Gavin Walter (170) of Hereford tries to finish Josh Lumpkin of Pikesville. (Staff/Katherine Fominykh)
Gavin Walter (170) of Hereford tries to finish Josh Lumpkin of Pikesville. (Staff/Katherine Fominykh) (photo by Katherine Fominykh)

PARKTON — Hereford's state title banner is pretty empty. Only one year, enlargened to fill the space, and one title — 1970 — spotlighting that the Bulls were better than any of their opponents.

The Bulls that wrangled Pikesville down on Thursday night looked more than capable of changing that in the not too distant future. Even with two would-be starters, Nick Moore and Grayson Welsh, likely out for the season thanks to football injuries, Hereford coach Ron Causey sees a bright future.


"We're really young. We've got perhaps four freshman starters and a lot of sophomores. But I will tell you," he said, "I think we can work towards next year or the year after."

Hereford amassed seven pins and carried a top-heavy lead to their first win of the winter, 63-15, over the Panthers. It's still too early for the Bulls to know truly what this means for them this winter. Causey believes the first big test will come via Urbana, Manchester Valley and Glenelg.

"And we've got a ways to go," the coach said.

Last year's top Bull, Jimmy Kells (182), was dominant in his first performance, locking Pikesville's Elijah Edwards down from start to a pin. He bumped up from the 160 class with the intention to wrestle up to 195, and even though the three-sport athlete doesn't have time for the mat in the offseason, Causey's already seen growth in his star.

"When it's winter, I put all my heart into wrestling," Kells said. His eyes are on the immediate future. Four more wins, he said, would elevate him to the 100 Club.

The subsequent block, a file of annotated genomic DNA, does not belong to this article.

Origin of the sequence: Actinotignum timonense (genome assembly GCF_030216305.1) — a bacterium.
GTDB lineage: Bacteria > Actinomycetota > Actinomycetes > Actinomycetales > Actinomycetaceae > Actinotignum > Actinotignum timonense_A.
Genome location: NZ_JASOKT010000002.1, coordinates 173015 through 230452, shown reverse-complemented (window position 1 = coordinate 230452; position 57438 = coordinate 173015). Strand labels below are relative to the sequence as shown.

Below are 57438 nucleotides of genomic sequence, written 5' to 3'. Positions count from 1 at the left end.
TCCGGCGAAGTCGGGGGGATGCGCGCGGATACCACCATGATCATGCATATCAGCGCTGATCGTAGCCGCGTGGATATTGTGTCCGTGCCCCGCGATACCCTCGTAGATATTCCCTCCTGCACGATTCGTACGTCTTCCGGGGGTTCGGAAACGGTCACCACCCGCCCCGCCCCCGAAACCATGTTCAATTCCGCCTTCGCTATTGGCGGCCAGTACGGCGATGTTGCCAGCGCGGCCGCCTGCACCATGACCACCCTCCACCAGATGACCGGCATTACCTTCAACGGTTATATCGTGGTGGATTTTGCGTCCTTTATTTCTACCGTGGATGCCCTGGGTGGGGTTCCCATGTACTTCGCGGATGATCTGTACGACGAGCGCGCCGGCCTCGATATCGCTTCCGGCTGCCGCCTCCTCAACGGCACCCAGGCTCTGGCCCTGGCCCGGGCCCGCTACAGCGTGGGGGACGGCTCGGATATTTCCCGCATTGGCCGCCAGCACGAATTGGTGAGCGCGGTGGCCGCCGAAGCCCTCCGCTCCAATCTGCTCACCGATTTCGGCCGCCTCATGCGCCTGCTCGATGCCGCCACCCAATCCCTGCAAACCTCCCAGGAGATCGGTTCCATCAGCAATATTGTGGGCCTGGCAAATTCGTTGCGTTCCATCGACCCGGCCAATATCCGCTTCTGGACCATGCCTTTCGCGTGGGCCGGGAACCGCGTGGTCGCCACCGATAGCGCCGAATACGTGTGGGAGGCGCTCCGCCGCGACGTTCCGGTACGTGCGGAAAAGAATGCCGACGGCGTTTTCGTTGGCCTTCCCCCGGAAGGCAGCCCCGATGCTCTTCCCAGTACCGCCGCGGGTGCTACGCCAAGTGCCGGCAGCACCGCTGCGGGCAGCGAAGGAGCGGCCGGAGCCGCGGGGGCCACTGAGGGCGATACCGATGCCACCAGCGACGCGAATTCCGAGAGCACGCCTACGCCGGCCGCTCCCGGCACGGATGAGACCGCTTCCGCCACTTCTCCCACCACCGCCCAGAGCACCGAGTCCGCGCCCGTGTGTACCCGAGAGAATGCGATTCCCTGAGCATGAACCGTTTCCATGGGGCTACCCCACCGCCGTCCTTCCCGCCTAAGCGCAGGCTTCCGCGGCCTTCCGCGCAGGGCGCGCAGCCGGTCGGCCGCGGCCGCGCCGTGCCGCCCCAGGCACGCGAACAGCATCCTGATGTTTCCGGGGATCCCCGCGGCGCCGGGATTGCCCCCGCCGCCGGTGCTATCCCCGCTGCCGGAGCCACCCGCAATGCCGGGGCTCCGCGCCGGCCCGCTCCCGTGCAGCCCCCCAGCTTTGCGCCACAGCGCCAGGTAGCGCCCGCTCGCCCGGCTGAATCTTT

He wasn't the only Bull to pull a pin. Spritely Jack Amos, in the 113 class, charged Iaziz Mukhammadkulov for the quick takedown. Senior Levis Contreras (220) in his first-ever wrestling match in a Hereford-maroon singlet, whipped opponent Tyler Teamer to the mat in mere seconds. When fans realized how green their victor actually was in the parking lot post-match, they chanted his name until he got in his car.

Not every Bulls' win was easy, though. In the 285 class, Josh Goodwin and Charles Davis were locked in upright combat, both unable to find the weak point in one another well through the sixth period. As Causey cried, "Go for it!" Goodwin prevailed on a pin, but not until he'd battled for seven-and-1/2 minutes.

Even so, that matchup was proof of Hereford's deep bench.

"We had guys step in where our injured guys were and got two victories, 220 and heavyweight," Causey said. "That was surprising."

A few Panthers proved Pikesville had teeth, though, especially Christan Logan. The 132-pounder looked down for the count in the first period under the weight of junior Jack Wickiser, ranked fifth in the region. But Logan managed to get to his feet and survive.

In the third period, it seemed as though Wickiser had outlasted his foe, pressing him to the mat as seconds drained and the Hereford bench roared.

Then, Logan sprang to life. He flipped Wickiser and danced around the circle in victory. Even the Bulls coaches embraced him afterward. Logan, who brings a smile to his coach Robert Jones' face, exemplifies the spirit the Panthers are trying to cultivate.

"We don't quit," Jones said. "We just keep going, keep going. I told all of them, 'We're going to get better.'"

Pikesville also had an early victor in senior Josh Lumpkin (170), who dropped junior Gavin Walter in under a minute. Lumpkin is one of just three seniors on the roster, who with 14 freshmen are merely showing hints of what Panthers wrestling might look like down the road. Even Jones is only in his first year with Pikesville.


"We're all learning together," he said.